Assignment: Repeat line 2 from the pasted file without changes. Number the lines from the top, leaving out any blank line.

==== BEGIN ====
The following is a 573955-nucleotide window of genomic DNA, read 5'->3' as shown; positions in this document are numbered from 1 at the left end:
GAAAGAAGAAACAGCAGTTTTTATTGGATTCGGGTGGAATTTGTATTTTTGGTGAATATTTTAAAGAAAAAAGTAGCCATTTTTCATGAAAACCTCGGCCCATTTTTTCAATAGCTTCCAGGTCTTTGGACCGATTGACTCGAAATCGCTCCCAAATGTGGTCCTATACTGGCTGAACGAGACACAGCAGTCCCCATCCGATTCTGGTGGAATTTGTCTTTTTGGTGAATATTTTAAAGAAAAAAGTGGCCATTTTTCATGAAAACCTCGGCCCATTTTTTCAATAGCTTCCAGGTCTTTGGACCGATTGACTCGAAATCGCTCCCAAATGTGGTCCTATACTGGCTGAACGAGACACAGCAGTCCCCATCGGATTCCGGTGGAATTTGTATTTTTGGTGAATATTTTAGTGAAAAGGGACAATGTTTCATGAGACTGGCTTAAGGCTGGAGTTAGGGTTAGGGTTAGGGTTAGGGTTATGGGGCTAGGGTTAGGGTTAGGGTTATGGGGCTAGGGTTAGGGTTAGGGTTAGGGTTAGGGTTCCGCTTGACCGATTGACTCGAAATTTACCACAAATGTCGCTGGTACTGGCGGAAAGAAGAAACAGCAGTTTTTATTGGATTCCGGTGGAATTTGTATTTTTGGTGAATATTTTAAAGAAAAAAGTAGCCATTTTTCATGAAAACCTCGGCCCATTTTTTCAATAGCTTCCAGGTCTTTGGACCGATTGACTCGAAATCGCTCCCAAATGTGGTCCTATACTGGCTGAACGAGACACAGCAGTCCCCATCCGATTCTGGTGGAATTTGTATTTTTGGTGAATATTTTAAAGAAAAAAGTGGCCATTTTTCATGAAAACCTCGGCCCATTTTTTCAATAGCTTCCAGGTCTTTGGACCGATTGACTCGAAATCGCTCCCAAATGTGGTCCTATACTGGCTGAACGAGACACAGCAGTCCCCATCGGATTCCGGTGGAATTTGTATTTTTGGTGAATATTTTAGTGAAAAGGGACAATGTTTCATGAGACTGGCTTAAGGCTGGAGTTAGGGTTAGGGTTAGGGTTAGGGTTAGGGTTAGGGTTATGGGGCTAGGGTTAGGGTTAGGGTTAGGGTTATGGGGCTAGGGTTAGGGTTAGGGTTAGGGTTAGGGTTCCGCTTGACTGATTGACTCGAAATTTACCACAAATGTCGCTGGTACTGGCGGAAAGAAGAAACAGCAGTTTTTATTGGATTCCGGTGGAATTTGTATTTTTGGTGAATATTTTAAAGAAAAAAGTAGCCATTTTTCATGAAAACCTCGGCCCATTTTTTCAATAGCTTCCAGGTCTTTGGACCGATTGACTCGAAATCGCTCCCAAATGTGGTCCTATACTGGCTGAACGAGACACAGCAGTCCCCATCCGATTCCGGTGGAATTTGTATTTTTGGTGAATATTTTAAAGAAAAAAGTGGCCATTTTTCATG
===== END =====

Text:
GAAAGAAGAAACAGCAGTTTTTATTGGATTCGGGTGGAATTTGTATTTTTGGTGAATATTTTAAAGAAAAAAGTAGCCATTTTTCATGAAAACCTCGGCCCATTTTTTCAATAGCTTCCAGGTCTTTGGACCGATTGACTCGAAATCGCTCCCAAATGTGGTCCTATACTGGCTGAACGAGACACAGCAGTCCCCATCCGATTCTGGTGGAATTTGTCTTTTTGGTGAATATTTTAAAGAAAAAAGTGGCCATTTTTCATGAAAACCTCGGCCCATTTTTTCAATAGCTTCCAGGTCTTTGGACCGATTGACTCGAAATCGCTCCCAAATGTGGTCCTATACTGGCTGAACGAGACACAGCAGTCCCCATCGGATTCCGGTGGAATTTGTATTTTTGGTGAATATTTTAGTGAAAAGGGACAATGTTTCATGAGACTGGCTTAAGGCTGGAGTTAGGGTTAGGGTTAGGGTTAGGGTTATGGGGCTAGGGTTAGGGTTAGGGTTATGGGGCTAGGGTTAGGGTTAGGGTTAGGGTTAGGGTTCCGCTTGACCGATTGACTCGAAATTTACCACAAATGTCGCTGGTACTGGCGGAAAGAAGAAACAGCAGTTTTTATTGGATTCCGGTGGAATTTGTATTTTTGGTGAATATTTTAAAGAAAAAAGTAGCCATTTTTCATGAAAACCTCGGCCCATTTTTTCAATAGCTTCCAGGTCTTTGGACCGATTGACTCGAAATCGCTCCCAAATGTGGTCCTATACTGGCTGAACGAGACACAGCAGTCCCCATCCGATTCTGGTGGAATTTGTATTTTTGGTGAATATTTTAAAGAAAAAAGTGGCCATTTTTCATGAAAACCTCGGCCCATTTTTTCAATAGCTTCCAGGTCTTTGGACCGATTGACTCGAAATCGCTCCCAAATGTGGTCCTATACTGGCTGAACGAGACACAGCAGTCCCCATCGGATTCCGGTGGAATTTGTATTTTTGGTGAATATTTTAGTGAAAAGGGACAATGTTTCATGAGACTGGCTTAAGGCTGGAGTTAGGGTTAGGGTTAGGGTTAGGGTTAGGGTTAGGGTTATGGGGCTAGGGTTAGGGTTAGGGTTAGGGTTATGGGGCTAGGGTTAGGGTTAGGGTTAGGGTTAGGGTTCCGCTTGACTGATTGACTCGAAATTTACCACAAATGTCGCTGGTACTGGCGGAAAGAAGAAACAGCAGTTTTTATTGGATTCCGGTGGAATTTGTATTTTTGGTGAATATTTTAAAGAAAAAAGTAGCCATTTTTCATGAAAACCTCGGCCCATTTTTTCAATAGCTTCCAGGTCTTTGGACCGATTGACTCGAAATCGCTCCCAAATGTGGTCCTATACTGGCTGAACGAGACACAGCAGTCCCCATCCGATTCCGGTGGAATTTGTATTTTTGGTGAATATTTTAAAGAAAAAAGTGGCCATTTTTCATG